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Until Dawn and The Quarry Developer’s Next Game Is a Sci-Fi Horror

Until Dawn and The Quarry developer Supermassive Games is currently developing another Dark Pictures Anthology game set in space.

As reported by Eurogamer, a trailer for the new game appeared at the end of The Dark Pictures: The Devil In Me, and YouTube user Slimpy has already uploaded footage from an early copy.

The game is called Directive 8020 and will act as the Season 2 premiere of The Dark Pictures Anthology after The Devil In Me wrapped up Season 1. The minute-long trailer shows what appears to be a space station from well into the future, as a narrator comments that it’s looking for humanity’s new home.

“This is Commander Stafford of the forward reconnaissance vessel Cassiopeia,” the voice said. “After successfully rendezvousing with the Charybdis marker we have detached the booster ring and spirits are high as we make our final approach to Tau Ceti f.

“The ship has suffered a hull impact, but damage is minimal and our technicians are restoring full functionality. Our next transmission will be broadcast from orbit around humanity’s future home.”

A lovely space adventure doesn’t match Supermassive’s horror background, however, and some spookiness is naturally sprinkled into the trailer. “This is Thomas Carter”, speaks a panicked voice halfway through the previous transmission. “Something’s wrong with Simms. She’s trying to kill me.”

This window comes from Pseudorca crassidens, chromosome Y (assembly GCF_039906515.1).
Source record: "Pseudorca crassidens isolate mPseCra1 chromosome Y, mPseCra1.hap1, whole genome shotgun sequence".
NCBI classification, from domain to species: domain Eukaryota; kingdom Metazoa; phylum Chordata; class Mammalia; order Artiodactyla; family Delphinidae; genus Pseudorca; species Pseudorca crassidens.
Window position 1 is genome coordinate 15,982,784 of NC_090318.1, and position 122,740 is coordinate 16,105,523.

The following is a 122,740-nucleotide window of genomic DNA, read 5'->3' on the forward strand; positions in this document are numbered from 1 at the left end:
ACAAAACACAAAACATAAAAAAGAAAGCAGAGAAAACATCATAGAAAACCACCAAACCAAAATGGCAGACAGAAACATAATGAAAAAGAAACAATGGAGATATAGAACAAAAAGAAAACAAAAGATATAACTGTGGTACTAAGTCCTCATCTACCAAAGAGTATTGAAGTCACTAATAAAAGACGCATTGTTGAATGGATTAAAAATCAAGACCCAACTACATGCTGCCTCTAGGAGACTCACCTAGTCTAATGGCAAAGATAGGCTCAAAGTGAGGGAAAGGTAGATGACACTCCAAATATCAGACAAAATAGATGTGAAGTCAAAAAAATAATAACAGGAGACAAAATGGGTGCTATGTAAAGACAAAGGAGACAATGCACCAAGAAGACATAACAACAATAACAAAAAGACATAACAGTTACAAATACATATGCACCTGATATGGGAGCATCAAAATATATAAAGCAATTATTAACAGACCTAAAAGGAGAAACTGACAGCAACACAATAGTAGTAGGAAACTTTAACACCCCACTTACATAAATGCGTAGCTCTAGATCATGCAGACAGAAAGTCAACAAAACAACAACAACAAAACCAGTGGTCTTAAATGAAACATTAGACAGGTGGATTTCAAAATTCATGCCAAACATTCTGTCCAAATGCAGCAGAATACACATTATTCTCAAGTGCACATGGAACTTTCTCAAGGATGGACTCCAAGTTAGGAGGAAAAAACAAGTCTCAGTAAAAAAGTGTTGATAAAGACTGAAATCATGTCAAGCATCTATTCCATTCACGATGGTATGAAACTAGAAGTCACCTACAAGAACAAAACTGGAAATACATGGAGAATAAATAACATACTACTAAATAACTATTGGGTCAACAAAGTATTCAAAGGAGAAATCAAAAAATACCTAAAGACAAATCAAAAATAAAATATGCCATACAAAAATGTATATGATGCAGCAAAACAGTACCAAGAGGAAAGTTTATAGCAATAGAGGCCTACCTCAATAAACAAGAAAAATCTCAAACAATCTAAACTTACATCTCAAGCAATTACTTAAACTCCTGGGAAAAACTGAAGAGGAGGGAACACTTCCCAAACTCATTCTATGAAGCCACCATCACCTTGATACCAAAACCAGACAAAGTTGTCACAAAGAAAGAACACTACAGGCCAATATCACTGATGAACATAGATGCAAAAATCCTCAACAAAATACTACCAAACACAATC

While this is Supermassive’s first confirmation that the new game will be set in space (joining a recent trend brought on by other sci-fi horror games including the Dead Space Remake and The Callisto Protocol), we’ve known of Directive 8020 for some time.

The developer trademarked six new Dark Pictures games back in February which included it and Switchback, the PlayStation VR 2 game it announced earlier in November. The other four games are called The Craven Man, Intercession, Winterfold, and O Death.

IGN has given The Dark Pictures Anthology mixed reviews so far. We said Man of Medan was “good”, and “offers an unnerving horror adventure” with consequences directly linked to the player’s actions. Little Hope was “mediocre”, with “uninspired characters and relatively meaningless consequences,” but we thought House of Ashes was “great”, and the studio’s best since Until Dawn released in 2015.


Ryan Dinsdale is an IGN freelancer. He’ll talk about The Witcher all day.

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